Written for the screen by Stirling Silliphant, directed by John Guillermin and produced by Irwin Allen on the back of the success of The Poseidon Adventure (1972), the film that effectively launched the disaster film genre, The Towering Inferno sees Paul Newman playing Doug Roberts, an architect who’s in San Francisco for the dedication of the Glass Tower, which he designed for owner James Duncan (William Holden). The tower stands at 1,800 feet with its 138 floors, making it the world’s tallest building (24 feet higher than the new World Trade Center tower).

The Towering Inferno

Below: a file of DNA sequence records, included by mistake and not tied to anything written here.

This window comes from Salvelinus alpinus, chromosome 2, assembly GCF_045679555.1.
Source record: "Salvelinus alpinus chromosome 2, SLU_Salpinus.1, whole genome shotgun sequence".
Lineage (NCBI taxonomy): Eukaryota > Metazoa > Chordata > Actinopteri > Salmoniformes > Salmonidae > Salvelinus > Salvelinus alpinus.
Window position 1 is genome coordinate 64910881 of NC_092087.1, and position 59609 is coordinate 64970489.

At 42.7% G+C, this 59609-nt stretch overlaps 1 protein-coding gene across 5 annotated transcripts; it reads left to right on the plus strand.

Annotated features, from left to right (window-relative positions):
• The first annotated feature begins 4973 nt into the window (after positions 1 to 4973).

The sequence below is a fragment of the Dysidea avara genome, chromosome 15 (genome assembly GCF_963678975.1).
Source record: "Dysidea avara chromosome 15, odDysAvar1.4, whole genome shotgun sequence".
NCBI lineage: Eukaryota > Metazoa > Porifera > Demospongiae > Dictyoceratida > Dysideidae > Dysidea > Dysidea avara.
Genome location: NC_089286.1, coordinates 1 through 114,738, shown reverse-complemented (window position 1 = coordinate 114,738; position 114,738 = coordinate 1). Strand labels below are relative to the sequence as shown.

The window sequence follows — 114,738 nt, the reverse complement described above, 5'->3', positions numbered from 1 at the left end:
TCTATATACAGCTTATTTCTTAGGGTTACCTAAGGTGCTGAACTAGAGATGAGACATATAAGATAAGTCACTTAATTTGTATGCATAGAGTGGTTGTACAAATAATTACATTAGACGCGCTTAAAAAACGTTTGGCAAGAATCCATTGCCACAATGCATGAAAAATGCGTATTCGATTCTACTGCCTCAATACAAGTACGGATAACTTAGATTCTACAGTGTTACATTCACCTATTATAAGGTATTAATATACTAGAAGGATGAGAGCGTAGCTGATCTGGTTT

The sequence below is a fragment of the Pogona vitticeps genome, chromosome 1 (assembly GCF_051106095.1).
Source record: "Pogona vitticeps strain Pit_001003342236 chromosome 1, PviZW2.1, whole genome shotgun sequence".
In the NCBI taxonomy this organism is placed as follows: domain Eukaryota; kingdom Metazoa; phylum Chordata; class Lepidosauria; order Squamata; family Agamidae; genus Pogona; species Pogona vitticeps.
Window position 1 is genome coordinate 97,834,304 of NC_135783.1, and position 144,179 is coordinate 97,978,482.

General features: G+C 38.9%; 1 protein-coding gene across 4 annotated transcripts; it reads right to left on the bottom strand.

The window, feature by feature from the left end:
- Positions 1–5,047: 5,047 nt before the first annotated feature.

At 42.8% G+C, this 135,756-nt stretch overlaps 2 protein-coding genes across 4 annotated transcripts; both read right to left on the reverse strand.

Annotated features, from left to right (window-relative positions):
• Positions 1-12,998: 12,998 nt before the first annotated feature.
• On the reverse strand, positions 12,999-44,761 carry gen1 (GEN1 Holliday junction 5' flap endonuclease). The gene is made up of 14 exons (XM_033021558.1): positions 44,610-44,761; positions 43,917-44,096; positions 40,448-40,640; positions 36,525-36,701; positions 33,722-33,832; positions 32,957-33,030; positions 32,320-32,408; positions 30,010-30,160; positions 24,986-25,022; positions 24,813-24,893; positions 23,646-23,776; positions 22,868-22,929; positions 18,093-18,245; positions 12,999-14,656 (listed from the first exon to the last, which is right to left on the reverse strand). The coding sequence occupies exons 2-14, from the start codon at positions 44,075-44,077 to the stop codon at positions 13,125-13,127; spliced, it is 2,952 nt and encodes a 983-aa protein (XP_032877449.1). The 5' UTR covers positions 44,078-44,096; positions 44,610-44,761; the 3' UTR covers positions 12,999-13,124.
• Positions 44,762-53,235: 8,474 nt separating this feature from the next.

With this being a disaster film, or what we’ve come to know as a disaster film, it’s not long before something goes awry. This happens early on when we see an electrical short causing a fire on the 81st floor that goes undetected. Meanwhile, Doug accuses the building’s electrical engineer, Roger Simmons (Richard Chamberlain), of cutting corners, though he denies this. Later on during the dedication ceremony, public relations chief Dan Bigelow (Robert Wagner) turns on all of the tower’s exterior lights but it overloads the electrical system and eventually someone realizes there’s smoke on the 81st floor. That’s when the San Francisco Fire Department arrive but they’re in no way prepared to deal with the mammoth fire they soon encounter.